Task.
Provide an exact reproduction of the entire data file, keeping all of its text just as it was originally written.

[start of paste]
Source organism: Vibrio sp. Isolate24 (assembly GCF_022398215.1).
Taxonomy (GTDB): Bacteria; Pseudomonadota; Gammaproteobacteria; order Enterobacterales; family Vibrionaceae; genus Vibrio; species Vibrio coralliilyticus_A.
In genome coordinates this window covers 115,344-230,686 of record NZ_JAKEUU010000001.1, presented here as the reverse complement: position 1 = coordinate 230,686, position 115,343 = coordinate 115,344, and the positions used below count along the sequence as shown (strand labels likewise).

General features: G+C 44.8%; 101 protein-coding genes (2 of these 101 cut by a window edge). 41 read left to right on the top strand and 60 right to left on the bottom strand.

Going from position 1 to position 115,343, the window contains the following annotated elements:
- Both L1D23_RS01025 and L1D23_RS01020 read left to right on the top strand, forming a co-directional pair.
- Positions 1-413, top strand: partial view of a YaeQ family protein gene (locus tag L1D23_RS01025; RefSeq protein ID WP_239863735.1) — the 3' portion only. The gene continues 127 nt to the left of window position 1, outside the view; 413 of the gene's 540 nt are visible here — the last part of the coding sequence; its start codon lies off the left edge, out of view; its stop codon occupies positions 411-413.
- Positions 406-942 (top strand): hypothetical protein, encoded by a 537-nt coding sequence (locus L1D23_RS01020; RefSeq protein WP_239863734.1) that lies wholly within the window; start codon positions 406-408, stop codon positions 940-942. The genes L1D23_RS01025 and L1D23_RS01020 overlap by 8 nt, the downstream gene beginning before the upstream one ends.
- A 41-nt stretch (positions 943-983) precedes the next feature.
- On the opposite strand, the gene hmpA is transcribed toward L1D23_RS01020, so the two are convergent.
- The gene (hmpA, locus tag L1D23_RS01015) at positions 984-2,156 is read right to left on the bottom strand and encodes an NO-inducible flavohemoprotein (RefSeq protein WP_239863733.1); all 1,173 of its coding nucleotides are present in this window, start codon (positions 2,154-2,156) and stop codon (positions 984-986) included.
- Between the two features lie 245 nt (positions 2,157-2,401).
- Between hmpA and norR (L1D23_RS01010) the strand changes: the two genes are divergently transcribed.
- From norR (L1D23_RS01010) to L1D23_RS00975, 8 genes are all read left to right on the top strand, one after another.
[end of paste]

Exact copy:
Source organism: Vibrio sp. Isolate24 (assembly GCF_022398215.1).
Taxonomy (GTDB): Bacteria; Pseudomonadota; Gammaproteobacteria; order Enterobacterales; family Vibrionaceae; genus Vibrio; species Vibrio coralliilyticus_A.
In genome coordinates this window covers 115,344-230,686 of record NZ_JAKEUU010000001.1, presented here as the reverse complement: position 1 = coordinate 230,686, position 115,343 = coordinate 115,344, and the positions used below count along the sequence as shown (strand labels likewise).

General features: G+C 44.8%; 101 protein-coding genes (2 of these 101 cut by a window edge). 41 read left to right on the top strand and 60 right to left on the bottom strand.

Going from position 1 to position 115,343, the window contains the following annotated elements:
- Both L1D23_RS01025 and L1D23_RS01020 read left to right on the top strand, forming a co-directional pair.
- Positions 1-413, top strand: partial view of a YaeQ family protein gene (locus tag L1D23_RS01025; RefSeq protein ID WP_239863735.1) — the 3' portion only. The gene continues 127 nt to the left of window position 1, outside the view; 413 of the gene's 540 nt are visible here — the last part of the coding sequence; its start codon lies off the left edge, out of view; its stop codon occupies positions 411-413.
- Positions 406-942 (top strand): hypothetical protein, encoded by a 537-nt coding sequence (locus L1D23_RS01020; RefSeq protein WP_239863734.1) that lies wholly within the window; start codon positions 406-408, stop codon positions 940-942. The genes L1D23_RS01025 and L1D23_RS01020 overlap by 8 nt, the downstream gene beginning before the upstream one ends.
- A 41-nt stretch (positions 943-983) precedes the next feature.
- On the opposite strand, the gene hmpA is transcribed toward L1D23_RS01020, so the two are convergent.
- The gene (hmpA, locus tag L1D23_RS01015) at positions 984-2,156 is read right to left on the bottom strand and encodes an NO-inducible flavohemoprotein (RefSeq protein WP_239863733.1); all 1,173 of its coding nucleotides are present in this window, start codon (positions 2,154-2,156) and stop codon (positions 984-986) included.
- Between the two features lie 245 nt (positions 2,157-2,401).
- Between hmpA and norR (L1D23_RS01010) the strand changes: the two genes are divergently transcribed.
- From norR (L1D23_RS01010) to L1D23_RS00975, 8 genes are all read left to right on the top strand, one after another.